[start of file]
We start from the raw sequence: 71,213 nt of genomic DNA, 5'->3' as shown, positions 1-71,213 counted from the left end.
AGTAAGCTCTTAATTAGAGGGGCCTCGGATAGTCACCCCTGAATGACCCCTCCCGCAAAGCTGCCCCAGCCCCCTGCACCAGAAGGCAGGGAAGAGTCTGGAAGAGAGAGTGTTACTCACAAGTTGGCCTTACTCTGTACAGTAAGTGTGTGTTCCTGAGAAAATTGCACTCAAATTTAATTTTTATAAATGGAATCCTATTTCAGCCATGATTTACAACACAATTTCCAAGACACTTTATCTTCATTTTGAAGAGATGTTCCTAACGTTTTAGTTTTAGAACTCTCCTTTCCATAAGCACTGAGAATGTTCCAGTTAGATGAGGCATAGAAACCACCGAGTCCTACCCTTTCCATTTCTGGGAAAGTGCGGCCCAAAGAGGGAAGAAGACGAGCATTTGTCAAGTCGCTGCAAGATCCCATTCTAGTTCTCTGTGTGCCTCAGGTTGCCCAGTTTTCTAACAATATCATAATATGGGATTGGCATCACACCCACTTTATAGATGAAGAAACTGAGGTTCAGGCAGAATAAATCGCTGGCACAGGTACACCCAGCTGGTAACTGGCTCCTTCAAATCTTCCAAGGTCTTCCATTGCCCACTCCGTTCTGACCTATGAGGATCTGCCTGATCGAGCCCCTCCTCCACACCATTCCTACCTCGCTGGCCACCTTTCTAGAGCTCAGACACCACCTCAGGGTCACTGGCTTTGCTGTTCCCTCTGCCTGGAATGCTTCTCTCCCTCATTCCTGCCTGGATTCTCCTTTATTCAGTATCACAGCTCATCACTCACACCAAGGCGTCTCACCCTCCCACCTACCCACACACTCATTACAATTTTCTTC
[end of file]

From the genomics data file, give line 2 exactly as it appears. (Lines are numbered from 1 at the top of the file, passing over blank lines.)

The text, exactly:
AGTAAGCTCTTAATTAGAGGGGCCTCGGATAGTCACCCCTGAATGACCCCTCCCGCAAAGCTGCCCCAGCCCCCTGCACCAGAAGGCAGGGAAGAGTCTGGAAGAGAGAGTGTTACTCACAAGTTGGCCTTACTCTGTACAGTAAGTGTGTGTTCCTGAGAAAATTGCACTCAAATTTAATTTTTATAAATGGAATCCTATTTCAGCCATGATTTACAACACAATTTCCAAGACACTTTATCTTCATTTTGAAGAGATGTTCCTAACGTTTTAGTTTTAGAACTCTCCTTTCCATAAGCACTGAGAATGTTCCAGTTAGATGAGGCATAGAAACCACCGAGTCCTACCCTTTCCATTTCTGGGAAAGTGCGGCCCAAAGAGGGAAGAAGACGAGCATTTGTCAAGTCGCTGCAAGATCCCATTCTAGTTCTCTGTGTGCCTCAGGTTGCCCAGTTTTCTAACAATATCATAATATGGGATTGGCATCACACCCACTTTATAGATGAAGAAACTGAGGTTCAGGCAGAATAAATCGCTGGCACAGGTACACCCAGCTGGTAACTGGCTCCTTCAAATCTTCCAAGGTCTTCCATTGCCCACTCCGTTCTGACCTATGAGGATCTGCCTGATCGAGCCCCTCCTCCACACCATTCCTACCTCGCTGGCCACCTTTCTAGAGCTCAGACACCACCTCAGGGTCACTGGCTTTGCTGTTCCCTCTGCCTGGAATGCTTCTCTCCCTCATTCCTGCCTGGATTCTCCTTTATTCAGTATCACAGCTCATCACTCACACCAAGGCGTCTCACCCTCCCACCTACCCACACACTCATTACAATTTTCTTC